Approaches for embedding human ethics in AI systems
Instilling ethics in AI systems is a low priority for CIOs aiming to harness the power of machine intelligence. That's a mistake, warned Darin Stewart at the Gartner Catalyst event.
SAN DIEGO -- It may be early days for AI, but it's not too early to start thinking about the ethical considerations around the technology. In fact, today is a defining moment for AI ethics, said Gartner research vice president Darin Stewart at this week's Gartner Catalyst event in San Diego.
"The decisions we make now are going to sit at the core of our models for years and continue to evolve, continue grow and continue to learn," said Stewart during his session. "So we need to set them on a firm ethical foundation so that as they grow through the years they'll continue to reflect our values."
The crux is that, right now, embedding ethics in AI systems is a low priority for most. The focus is mostly on AI control -- making sure systems do what they're supposed to do and having a few corrective measures if things go wrong. But, as Stewart said, putting in a "big red button" to hit when things go very wrong isn't enough. By that time it's already too late.
What we need in our AI solutions is something Stewart calls "value alignment."
"We need some assurance that when these systems make predictions, come to conclusions, give us recommendations and make decisions that they're going to reflect our values," he said. "And not just our personal values as its creator, but the values of the organization we serve and the community or society that it exists within."
Stewart admitted that value alignment might seem above IT practitioners' paygrade, but he certainly doesn't see it that way.
"The developers, the engineers and the designers are in the vanguard," he said. "You all are best positions to take those steps to move us closer to that value alignment."
What steps can IT practitioners take to embed human values and ethics in AI?
A measure of fairness
For starters, they can make sure they aren't directly inserting bias into algorithms. Bias is more or less ubiquitous in machine learning, Stewart said. It arises when the AI model makes predictions and decisions based on sensitive or prohibited attributes -- things like race, gender, sexual orientation and religion.
Darin Stewartresearch vice president, Gartner
Fortunately, there are effective techniques for removing bias in data sets, Stewart said. But IT practitioners need to make sure it never gets in the model in the first place. At the very beginning, they need to articulate -- and document -- measures of fairness and the algorithm's priorities. A measure of fairness is what constitutes equitable and consistent treatment for all groups participating in a system or solution. Stewart said there are a lot of guidelines available for use -- many for free.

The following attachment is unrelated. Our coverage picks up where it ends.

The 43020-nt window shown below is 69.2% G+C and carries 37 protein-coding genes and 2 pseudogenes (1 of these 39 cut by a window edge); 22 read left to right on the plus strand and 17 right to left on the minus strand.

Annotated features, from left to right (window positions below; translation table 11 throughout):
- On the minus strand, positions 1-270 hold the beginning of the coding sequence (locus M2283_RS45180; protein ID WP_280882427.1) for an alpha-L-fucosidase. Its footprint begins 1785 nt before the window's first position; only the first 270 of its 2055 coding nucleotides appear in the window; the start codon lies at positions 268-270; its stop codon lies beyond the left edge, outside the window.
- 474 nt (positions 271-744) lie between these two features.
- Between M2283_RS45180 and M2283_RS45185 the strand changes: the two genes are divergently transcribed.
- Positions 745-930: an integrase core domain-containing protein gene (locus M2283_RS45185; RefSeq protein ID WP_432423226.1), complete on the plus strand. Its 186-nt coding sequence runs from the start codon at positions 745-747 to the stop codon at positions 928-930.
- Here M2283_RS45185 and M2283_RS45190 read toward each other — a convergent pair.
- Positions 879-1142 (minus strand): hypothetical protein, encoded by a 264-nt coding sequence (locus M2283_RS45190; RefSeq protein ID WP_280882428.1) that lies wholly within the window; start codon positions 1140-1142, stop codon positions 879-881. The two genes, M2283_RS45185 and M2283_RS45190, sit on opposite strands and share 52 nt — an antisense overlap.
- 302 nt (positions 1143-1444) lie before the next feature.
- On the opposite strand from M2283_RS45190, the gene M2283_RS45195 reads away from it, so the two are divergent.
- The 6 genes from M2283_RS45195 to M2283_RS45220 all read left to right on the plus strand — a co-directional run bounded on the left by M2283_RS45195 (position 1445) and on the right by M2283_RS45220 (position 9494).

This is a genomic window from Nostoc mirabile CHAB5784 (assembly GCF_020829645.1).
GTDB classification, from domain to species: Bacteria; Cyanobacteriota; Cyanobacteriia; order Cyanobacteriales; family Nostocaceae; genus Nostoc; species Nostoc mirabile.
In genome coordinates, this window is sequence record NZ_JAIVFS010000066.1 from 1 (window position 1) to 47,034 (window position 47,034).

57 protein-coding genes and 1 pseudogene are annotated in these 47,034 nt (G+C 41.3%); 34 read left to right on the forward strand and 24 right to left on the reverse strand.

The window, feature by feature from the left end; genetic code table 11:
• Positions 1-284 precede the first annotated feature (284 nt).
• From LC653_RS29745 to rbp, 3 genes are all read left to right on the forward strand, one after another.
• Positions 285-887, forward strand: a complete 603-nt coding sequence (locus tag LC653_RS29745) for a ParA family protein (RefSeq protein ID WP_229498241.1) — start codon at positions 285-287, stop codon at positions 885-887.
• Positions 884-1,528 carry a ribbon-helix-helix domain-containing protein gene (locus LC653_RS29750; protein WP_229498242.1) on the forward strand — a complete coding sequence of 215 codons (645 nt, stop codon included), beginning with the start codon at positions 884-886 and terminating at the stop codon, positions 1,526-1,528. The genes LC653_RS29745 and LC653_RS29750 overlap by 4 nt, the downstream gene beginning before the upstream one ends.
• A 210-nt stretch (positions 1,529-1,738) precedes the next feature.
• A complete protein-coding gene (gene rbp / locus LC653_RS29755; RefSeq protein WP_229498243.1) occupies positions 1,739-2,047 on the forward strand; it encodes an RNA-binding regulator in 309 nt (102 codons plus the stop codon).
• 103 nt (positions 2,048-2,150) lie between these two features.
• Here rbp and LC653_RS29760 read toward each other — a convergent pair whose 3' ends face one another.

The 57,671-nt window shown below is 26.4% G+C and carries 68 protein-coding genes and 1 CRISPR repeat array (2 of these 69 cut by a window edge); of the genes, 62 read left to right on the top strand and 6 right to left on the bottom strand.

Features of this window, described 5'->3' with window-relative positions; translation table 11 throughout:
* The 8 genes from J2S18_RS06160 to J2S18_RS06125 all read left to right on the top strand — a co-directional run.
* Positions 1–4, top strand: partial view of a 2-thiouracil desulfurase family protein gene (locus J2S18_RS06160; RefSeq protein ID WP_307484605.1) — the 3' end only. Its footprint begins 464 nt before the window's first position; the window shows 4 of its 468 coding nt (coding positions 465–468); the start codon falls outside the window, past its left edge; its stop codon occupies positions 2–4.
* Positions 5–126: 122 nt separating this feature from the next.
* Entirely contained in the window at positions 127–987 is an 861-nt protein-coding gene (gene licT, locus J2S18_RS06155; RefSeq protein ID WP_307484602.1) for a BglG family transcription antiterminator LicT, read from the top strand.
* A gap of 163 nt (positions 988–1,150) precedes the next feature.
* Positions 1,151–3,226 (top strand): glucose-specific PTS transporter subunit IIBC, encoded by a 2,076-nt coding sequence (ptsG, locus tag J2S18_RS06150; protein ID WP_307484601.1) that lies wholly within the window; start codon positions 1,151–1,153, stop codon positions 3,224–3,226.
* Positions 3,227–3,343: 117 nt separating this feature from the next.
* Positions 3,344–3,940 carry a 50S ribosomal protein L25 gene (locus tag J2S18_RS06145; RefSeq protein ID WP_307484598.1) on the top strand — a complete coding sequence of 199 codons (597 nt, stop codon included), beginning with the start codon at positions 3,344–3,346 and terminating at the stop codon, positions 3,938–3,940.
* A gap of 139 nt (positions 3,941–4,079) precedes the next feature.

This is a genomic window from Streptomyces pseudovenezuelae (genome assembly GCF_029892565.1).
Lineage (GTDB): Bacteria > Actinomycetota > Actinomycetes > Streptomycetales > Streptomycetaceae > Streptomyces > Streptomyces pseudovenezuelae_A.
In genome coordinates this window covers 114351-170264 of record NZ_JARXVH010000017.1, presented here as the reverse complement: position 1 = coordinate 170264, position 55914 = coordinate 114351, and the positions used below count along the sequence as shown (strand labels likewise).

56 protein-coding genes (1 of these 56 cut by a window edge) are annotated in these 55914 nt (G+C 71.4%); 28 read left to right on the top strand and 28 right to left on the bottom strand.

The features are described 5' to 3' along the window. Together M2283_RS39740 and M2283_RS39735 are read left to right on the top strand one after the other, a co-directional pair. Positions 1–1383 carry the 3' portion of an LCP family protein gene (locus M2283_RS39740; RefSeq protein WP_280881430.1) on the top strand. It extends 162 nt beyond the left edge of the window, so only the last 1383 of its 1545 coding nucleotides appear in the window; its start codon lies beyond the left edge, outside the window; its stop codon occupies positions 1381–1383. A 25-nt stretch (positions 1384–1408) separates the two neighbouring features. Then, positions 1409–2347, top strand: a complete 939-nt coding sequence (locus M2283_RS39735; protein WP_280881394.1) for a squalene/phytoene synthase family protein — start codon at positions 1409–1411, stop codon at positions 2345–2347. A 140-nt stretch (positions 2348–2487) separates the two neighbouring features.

"At the very beginning, when you're building the product, decide explicitly and intentionally what that measure of fairness is going to be and optimize your algorithms to reflect both the values statement you create and that measure of fairness," he said. "Then use the boundaries as constraints on the training process itself."
The United States has had a doctrine of discrimination since the Civil Rights Act of 1964, which defines types of discriminatory intent and permissible use of race. Start there, Stewart said.
"Ideally, we will have higher standards, but the locally- set, legal definition of acceptable discrimination should be the bare minimum you work with," he said.
Pay attention to your AI solution in the real world
AI and machine learning systems rarely behave the same in the real world as they did in testing, Stewart said. That can pose a problem for ensuring ethics in AI.
"The problem is that once we release our solutions into the real world, we stop paying attention to the inputs it's feeding off of in the real world," he said. "We don't pay attention to the inputs that are still continuing to train and evolve the model, and that's where things start to go wrong."
He points to the now infamous case of the Microsoft Tay chatbot, which was the target of a malicious attack by Twitter trolls that biased the system beyond repair. That's why Stewart emphasizes the importance of consistently and continually inspecting training data.
"Kind of like stalking your kids on social media, you need to keep an eye on your solutions once they are released into the real world," Stewart said. That includes regularly testing and auditing the AI systems.
Instilling ethics in AI: The 'centaur' approach
At this point in time, Stewart said we usually don't want to turn decisions entirely over to the AI system. If you are just trying to automate data entry into a spreadsheet or speed up the throughput of an assembly line, then it's fine to do so, he said. But if you are creating a system that is going to "materially impact someone's life," you should have a human being in the loop who understands why decisions are being made.
"You don't want a doctor performing surgery just because the AI said so," he said. Decisions ideally are made by combining machine intelligence, which can deal with exponentially more data than humans can, with human intelligence, which can account for factors that may not have been in the data set. "We're looking for centaurs rather than robots."